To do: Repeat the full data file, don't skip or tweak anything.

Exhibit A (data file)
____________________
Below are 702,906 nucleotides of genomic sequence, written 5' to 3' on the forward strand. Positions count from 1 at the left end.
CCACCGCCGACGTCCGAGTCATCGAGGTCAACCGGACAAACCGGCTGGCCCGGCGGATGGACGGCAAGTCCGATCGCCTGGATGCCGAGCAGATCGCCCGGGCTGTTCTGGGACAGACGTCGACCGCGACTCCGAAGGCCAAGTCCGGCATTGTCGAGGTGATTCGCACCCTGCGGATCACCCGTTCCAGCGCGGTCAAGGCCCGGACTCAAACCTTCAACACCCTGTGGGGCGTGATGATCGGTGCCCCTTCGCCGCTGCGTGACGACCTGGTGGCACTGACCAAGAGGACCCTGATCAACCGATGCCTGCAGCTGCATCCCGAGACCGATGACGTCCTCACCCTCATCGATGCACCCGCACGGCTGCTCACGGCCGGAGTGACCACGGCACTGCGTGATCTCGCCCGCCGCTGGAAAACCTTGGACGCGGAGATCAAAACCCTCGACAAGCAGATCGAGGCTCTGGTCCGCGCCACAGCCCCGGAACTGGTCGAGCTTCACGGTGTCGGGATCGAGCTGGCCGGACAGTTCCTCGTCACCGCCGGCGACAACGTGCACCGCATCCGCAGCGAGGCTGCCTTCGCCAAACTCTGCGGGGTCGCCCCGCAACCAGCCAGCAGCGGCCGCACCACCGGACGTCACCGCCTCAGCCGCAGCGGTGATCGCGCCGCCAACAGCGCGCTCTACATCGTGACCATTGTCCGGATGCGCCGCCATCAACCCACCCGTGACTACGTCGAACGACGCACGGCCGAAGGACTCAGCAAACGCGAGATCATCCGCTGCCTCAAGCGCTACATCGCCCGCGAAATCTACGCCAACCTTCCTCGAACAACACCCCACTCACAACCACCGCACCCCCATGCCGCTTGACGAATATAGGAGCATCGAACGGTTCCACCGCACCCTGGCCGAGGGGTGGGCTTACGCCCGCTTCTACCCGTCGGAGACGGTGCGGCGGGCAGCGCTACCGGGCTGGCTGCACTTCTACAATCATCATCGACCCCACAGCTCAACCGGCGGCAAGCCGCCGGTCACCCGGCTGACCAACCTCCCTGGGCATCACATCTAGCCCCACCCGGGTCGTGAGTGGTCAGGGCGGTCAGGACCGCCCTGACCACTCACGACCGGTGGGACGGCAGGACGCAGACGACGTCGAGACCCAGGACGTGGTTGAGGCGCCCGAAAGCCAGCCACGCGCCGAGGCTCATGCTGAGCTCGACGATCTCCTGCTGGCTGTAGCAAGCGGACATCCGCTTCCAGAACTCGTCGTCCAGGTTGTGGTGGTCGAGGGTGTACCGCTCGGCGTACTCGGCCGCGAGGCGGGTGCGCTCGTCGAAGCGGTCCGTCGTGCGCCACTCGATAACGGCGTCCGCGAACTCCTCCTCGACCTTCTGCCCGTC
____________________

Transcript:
Below are 702,906 nucleotides of genomic sequence, written 5' to 3' on the forward strand. Positions count from 1 at the left end.
CCACCGCCGACGTCCGAGTCATCGAGGTCAACCGGACAAACCGGCTGGCCCGGCGGATGGACGGCAAGTCCGATCGCCTGGATGCCGAGCAGATCGCCCGGGCTGTTCTGGGACAGACGTCGACCGCGACTCCGAAGGCCAAGTCCGGCATTGTCGAGGTGATTCGCACCCTGCGGATCACCCGTTCCAGCGCGGTCAAGGCCCGGACTCAAACCTTCAACACCCTGTGGGGCGTGATGATCGGTGCCCCTTCGCCGCTGCGTGACGACCTGGTGGCACTGACCAAGAGGACCCTGATCAACCGATGCCTGCAGCTGCATCCCGAGACCGATGACGTCCTCACCCTCATCGATGCACCCGCACGGCTGCTCACGGCCGGAGTGACCACGGCACTGCGTGATCTCGCCCGCCGCTGGAAAACCTTGGACGCGGAGATCAAAACCCTCGACAAGCAGATCGAGGCTCTGGTCCGCGCCACAGCCCCGGAACTGGTCGAGCTTCACGGTGTCGGGATCGAGCTGGCCGGACAGTTCCTCGTCACCGCCGGCGACAACGTGCACCGCATCCGCAGCGAGGCTGCCTTCGCCAAACTCTGCGGGGTCGCCCCGCAACCAGCCAGCAGCGGCCGCACCACCGGACGTCACCGCCTCAGCCGCAGCGGTGATCGCGCCGCCAACAGCGCGCTCTACATCGTGACCATTGTCCGGATGCGCCGCCATCAACCCACCCGTGACTACGTCGAACGACGCACGGCCGAAGGACTCAGCAAACGCGAGATCATCCGCTGCCTCAAGCGCTACATCGCCCGCGAAATCTACGCCAACCTTCCTCGAACAACACCCCACTCACAACCACCGCACCCCCATGCCGCTTGACGAATATAGGAGCATCGAACGGTTCCACCGCACCCTGGCCGAGGGGTGGGCTTACGCCCGCTTCTACCCGTCGGAGACGGTGCGGCGGGCAGCGCTACCGGGCTGGCTGCACTTCTACAATCATCATCGACCCCACAGCTCAACCGGCGGCAAGCCGCCGGTCACCCGGCTGACCAACCTCCCTGGGCATCACATCTAGCCCCACCCGGGTCGTGAGTGGTCAGGGCGGTCAGGACCGCCCTGACCACTCACGACCGGTGGGACGGCAGGACGCAGACGACGTCGAGACCCAGGACGTGGTTGAGGCGCCCGAAAGCCAGCCACGCGCCGAGGCTCATGCTGAGCTCGACGATCTCCTGCTGGCTGTAGCAAGCGGACATCCGCTTCCAGAACTCGTCGTCCAGGTTGTGGTGGTCGAGGGTGTACCGCTCGGCGTACTCGGCCGCGAGGCGGGTGCGCTCGTCGAAGCGGTCCGTCGTGCGCCACTCGATAACGGCGTCCGCGAACTCCTCCTCGACCTTCTGCCCGTC